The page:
In this paper the analysis of science lessons in early-years classrooms shows that the lessons did not promote scientific investigation or make connections between the ideas involved and the material world. Teacher directed scientific activities observed had limited value in terms of scientific inquiry and consequently did not foster the development of ideas or support the formation of hypotheses. The paper raises questions about how to best promote scientific practices, including through continuing professional development.
McGregor, D. (2012). Dramatising science learning: Findings from a pilot study to re-invigorate elementary science pedagogy for five- to seven-year olds. International Journal of Science Education, 34(8), 1145–1165.
Rather than enacting imaginative approaches, some teachers tend to engage in safe but unexciting transmission of science knowledge. This study examined a professional development programme wherein primary school teachers learned the skills and approaches of Dramatic Science. The findings indicate that the programme met its aim of helping teachers become more confident and creative in supporting children’s science learning.
Varelas, M., Pappas, C. C., Tucker-Raymond, E., Kane, J., Hankes, J., Ortiz, I., & Keblawe-Shamah, N. (2010). Drama activities as ideational resources for primary-grade children in urban science classrooms. Journal of Research in Science Teaching, 47(3), 302-325.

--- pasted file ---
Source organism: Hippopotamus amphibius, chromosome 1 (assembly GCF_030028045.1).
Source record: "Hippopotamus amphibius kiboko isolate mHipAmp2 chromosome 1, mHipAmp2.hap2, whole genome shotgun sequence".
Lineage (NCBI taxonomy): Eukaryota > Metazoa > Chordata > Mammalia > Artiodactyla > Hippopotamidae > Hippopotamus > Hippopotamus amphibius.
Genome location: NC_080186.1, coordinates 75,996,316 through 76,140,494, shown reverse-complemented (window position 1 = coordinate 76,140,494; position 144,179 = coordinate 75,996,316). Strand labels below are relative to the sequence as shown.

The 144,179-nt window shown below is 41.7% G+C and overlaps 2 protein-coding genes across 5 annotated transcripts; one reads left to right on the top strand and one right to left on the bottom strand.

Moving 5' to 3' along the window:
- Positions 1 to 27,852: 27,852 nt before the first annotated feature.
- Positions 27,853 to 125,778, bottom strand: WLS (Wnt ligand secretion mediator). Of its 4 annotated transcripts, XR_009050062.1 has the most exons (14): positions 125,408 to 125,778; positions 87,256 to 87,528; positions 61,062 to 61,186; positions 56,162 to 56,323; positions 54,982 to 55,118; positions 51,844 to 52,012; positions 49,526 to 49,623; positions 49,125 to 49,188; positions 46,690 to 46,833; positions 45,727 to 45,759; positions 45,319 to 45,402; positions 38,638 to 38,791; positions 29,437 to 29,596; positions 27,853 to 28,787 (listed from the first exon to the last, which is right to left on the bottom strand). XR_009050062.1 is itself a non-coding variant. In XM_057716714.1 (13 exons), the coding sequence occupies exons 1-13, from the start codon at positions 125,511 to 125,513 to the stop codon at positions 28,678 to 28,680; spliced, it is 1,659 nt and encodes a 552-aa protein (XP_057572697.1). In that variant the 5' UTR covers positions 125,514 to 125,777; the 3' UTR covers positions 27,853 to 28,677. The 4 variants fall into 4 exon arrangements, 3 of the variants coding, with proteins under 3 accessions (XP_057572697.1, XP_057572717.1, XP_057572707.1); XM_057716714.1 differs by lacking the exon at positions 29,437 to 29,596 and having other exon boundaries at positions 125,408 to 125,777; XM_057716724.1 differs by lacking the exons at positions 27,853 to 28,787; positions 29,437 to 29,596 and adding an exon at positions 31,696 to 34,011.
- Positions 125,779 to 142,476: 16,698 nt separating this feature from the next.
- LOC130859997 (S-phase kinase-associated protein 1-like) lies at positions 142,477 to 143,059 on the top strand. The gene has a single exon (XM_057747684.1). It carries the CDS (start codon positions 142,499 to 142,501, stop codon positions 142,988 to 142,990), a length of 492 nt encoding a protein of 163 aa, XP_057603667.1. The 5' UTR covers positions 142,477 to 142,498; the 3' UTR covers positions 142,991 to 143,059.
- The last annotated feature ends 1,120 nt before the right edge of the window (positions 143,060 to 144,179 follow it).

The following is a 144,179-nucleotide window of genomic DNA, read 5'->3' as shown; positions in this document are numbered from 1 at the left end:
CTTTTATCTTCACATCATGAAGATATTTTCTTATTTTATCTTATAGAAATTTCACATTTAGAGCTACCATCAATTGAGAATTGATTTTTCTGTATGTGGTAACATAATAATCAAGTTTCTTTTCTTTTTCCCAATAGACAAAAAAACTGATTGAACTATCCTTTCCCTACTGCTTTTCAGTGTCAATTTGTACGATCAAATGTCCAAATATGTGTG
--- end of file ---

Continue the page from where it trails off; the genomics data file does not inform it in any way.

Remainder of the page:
ISE professionals can use this article as a source of ideas to guide thinking about what makes a successful dramatic experience for learners. Alternative, physical ways to engage science learners are often the most challenging to envision, effectively execute, and articulate how learning is fostered. The researchers and teachers in this study incorporated drama into science lessons to bring in fun, creativity, thinking, and imagination as part of classroom learning, and showed how the young students collectively represented the scientific world more accurately.
Kirch, S. A. (2009). Identifying and resolving uncertainty as a mediated action in science: A comparative analysis of the cultural tools used by scientists and elementary science students at work. Science Education, 95, 308–335.
This study compares scientific practices in a research laboratory and a second grade classroom. Through conversation analysis, the author found that in both settings similar processes were followed to establish a mutual understanding about what was seen, done and concluded in a collaborative investigation. The author shows how “mutual understanding” differs from “agreement,” and suggests ways to structure science inquiry activities that can engage young children with the tentative nature of science while helping them to resolve discrepant procedures, observations or interpretations.
Johnston, J. S. (2009). What does the skill of observation look like in young children? International Journal of Science Education, 31(18), 2511–2525.
Observation is a key skill in science. It is also an important initial skill in early learning. In this paper, Johnston examines the skill of observation in 56 children (4–11 years), asks how it influences other skills in science, and considers how it may be supported. The paper draws attention to that fact that in recent years primary science education has been about the acquisition of conceptual knowledge rather than key skills, and that this balance may not be justified. Of further interest to ISE practitioners is Johnston’s comments that contexts where children can observe natural phenomena, especially animals, have been found to produce positive effects on the development of children’s language, social skills, and attitudes.